NaPoWriMo, Day 30 – “Tulips at Springtime”, “The Future”

Prompt: Something that happens again and again.

“Tulips at Springtime”

One year soon after I was married,
my mother ordered tulip bulbs
to be planted in the fall,
sent all the way from Holland,
from the farm on which they grow.

She planted bulbs and gave us some.
We placed ours near to those
my husband’s mother planted
many years ago to complement
the lily tulips favored
by the folks who’d come before.

My mother’s gone, his mother, too,
but still the tulips grow.
I wonder if the children of
the folks who lived here
half a century ago remember,
too, the blooms that grew,
planted by their mom and dad
and maybe them.

first flowers
the last memories
tears…always

“Tulips at Springtime”. Copyright © 2017-04-30, by Elizabeth Bennefeld.

Prompt: The (blank), replace “blank” to make the poem’s title.

“The Future”

My father’s final worry,
which he took to his grave,
was his children’s children
and their children living
in a world in which
there would no longer be
clean air or water,
healthy food or crops–
a world in which the haves
would eat the have-nots
when the time had come
that nothing else was left.

“The Future”. Copyright © 2017-04-30, by Elizabeth Bennefeld.

Note: This poem is loosely based on a description of one of the last conversations he had with his oldest son, before our father died in February. My father had strong convictions about the expanding effects of climate change and what it would mean for the next generations. At age 100+, with no health problems to speak of, Father decided, one evening, to take a nap, and didn’t wake up, again.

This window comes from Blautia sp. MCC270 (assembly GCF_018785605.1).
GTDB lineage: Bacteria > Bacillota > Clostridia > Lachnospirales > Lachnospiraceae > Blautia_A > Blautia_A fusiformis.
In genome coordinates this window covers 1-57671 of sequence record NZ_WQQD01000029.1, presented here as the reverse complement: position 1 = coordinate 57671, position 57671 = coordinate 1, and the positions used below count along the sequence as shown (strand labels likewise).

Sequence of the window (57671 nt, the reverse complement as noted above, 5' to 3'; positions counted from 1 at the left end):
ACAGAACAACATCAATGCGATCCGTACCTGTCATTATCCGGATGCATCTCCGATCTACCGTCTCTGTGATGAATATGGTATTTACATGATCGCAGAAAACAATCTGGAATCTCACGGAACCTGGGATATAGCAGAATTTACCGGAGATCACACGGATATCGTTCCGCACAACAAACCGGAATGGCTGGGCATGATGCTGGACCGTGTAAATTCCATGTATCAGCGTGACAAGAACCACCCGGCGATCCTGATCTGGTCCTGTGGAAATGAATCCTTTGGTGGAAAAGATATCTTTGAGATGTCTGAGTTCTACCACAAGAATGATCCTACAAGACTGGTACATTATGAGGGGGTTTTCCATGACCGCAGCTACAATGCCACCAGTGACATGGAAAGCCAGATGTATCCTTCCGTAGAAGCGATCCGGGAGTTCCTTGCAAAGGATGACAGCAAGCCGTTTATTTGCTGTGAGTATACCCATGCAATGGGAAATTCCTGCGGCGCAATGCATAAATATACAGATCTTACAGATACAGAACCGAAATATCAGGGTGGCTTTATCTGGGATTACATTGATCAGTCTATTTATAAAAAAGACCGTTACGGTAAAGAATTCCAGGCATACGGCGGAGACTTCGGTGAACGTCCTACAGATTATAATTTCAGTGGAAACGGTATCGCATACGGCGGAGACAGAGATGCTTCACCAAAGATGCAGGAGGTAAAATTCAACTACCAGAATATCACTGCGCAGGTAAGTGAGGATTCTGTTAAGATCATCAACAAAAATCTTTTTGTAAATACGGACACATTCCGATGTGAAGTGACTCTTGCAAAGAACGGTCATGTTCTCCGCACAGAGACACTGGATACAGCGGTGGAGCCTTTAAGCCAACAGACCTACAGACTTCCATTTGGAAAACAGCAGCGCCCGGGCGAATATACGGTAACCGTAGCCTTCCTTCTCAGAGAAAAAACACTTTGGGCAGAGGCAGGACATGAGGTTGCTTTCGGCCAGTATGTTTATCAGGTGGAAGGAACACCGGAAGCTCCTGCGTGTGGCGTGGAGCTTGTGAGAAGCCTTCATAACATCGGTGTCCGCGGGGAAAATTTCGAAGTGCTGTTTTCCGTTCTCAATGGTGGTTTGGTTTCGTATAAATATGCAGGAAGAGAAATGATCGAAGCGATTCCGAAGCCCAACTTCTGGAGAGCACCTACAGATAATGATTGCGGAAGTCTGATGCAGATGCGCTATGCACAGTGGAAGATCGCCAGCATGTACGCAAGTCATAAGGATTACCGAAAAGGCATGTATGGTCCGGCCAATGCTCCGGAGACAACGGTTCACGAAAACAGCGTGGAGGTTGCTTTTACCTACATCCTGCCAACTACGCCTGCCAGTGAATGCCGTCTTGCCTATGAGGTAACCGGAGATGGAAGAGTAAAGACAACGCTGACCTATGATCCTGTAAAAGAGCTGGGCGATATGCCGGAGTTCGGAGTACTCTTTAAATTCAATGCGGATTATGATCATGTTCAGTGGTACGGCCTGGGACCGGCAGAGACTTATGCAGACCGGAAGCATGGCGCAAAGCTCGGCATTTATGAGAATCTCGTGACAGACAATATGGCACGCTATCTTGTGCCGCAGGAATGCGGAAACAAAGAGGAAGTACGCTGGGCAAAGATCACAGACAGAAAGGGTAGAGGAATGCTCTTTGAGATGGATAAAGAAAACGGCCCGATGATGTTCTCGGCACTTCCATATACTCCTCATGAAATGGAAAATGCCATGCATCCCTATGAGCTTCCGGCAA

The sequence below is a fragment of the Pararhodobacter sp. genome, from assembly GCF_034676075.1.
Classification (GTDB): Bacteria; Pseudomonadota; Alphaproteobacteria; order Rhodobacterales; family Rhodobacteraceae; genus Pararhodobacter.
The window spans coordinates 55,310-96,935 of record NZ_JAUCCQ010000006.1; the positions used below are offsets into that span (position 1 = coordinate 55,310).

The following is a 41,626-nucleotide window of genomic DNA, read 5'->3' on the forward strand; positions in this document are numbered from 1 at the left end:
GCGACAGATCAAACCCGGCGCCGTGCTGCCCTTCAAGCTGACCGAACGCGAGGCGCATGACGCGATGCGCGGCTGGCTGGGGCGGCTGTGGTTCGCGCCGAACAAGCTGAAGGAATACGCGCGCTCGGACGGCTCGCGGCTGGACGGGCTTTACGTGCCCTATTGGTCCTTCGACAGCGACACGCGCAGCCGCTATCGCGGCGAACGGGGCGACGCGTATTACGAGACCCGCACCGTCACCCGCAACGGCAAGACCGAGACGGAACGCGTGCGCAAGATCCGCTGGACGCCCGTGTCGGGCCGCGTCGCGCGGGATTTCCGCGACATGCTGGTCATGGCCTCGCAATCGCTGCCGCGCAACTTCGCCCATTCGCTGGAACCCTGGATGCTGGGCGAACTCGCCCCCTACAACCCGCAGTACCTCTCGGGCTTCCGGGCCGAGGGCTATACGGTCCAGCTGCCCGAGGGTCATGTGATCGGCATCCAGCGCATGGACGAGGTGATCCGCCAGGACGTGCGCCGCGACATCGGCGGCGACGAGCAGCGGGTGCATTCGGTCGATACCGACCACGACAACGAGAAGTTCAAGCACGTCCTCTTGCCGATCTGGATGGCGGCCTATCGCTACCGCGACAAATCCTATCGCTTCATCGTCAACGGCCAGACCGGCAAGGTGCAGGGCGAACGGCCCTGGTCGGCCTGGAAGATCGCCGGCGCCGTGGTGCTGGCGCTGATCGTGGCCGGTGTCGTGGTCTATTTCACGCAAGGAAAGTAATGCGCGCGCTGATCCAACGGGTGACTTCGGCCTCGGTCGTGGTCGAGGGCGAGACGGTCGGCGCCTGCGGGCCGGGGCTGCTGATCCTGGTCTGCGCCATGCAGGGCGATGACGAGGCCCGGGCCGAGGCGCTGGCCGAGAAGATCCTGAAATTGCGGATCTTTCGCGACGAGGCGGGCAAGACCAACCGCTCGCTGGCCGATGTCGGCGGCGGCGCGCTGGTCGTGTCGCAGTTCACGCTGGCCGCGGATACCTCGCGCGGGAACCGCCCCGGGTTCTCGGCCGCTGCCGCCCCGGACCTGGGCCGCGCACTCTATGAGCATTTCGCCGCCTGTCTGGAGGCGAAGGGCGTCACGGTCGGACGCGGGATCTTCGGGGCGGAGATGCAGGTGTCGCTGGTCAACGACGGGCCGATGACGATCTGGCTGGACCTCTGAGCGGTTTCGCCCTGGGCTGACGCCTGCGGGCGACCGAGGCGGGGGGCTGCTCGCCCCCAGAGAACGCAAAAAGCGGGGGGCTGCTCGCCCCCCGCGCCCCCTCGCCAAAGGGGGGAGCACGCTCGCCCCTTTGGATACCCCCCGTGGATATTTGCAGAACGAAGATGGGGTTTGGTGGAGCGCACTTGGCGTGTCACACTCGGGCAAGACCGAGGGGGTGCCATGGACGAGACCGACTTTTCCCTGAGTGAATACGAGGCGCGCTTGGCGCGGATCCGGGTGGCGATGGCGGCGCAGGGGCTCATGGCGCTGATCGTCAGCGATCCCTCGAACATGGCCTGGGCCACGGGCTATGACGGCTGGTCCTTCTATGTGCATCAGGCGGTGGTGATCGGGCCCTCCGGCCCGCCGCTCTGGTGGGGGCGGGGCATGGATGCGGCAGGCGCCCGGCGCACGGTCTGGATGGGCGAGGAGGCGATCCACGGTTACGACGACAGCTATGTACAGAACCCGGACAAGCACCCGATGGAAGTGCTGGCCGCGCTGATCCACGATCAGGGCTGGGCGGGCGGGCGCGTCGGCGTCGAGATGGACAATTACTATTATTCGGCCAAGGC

SFF Net and grief

Among the losses that I am mourning is the closure of SFF Net, of which I had been a member since 1997, I think. Believe I didn’t get a newsgroup until the next year.  Yesterday I had my first in-person meeting with C., the grief counselor from the local offices of our regional Hospice association. My late mother enjoyed hospice services during the two months that she was in a nursing home, until she died at the middle of November. (Fortunately, the rapid onset dementia protected her from awareness of the national election results.) Our meeting was productive and relaxing. C. is easy to talk to/with/at; she is skilled in keeping conversation going on track, encouraging the general rambling that produces relevant information and genuine emotional responses. And she seems to enjoy my poetry, saying at one point, you’re very good at that—or words to that effect. It was fun to orient her to the members of my immediate family and activities/interactions before any of the children (of which I am the oldest) had left home to attend college.

I have purchased the latest edition of Stress Management (2012, 30th Anniversary), completed the life event checklist for the past 12 months (total was over 300, again), and reviewed the muscle relaxation and imaging exercises for relieving physical stress in my original paper copy.

April is, I understand, national poetry month, and I have, against my better judgment, committed myself to writing at least one poem a day for the next thirty days. A group led by a woman who was one of the members off the WritingChat group that I joined during the nineties. We’ll see just how long that lasts.

The new floor is installed in the kitchen, and I have moved out cookbooks to dedicate one set of shelving to holding the everyday pots and pans. The second, four-shelf unit is holding paper plates and bowls, dog paraphernalia, blood pressure kit, &c.  I still need a proper mop and bucket for wet mopping the floor, which is vinyl. May it never overheat!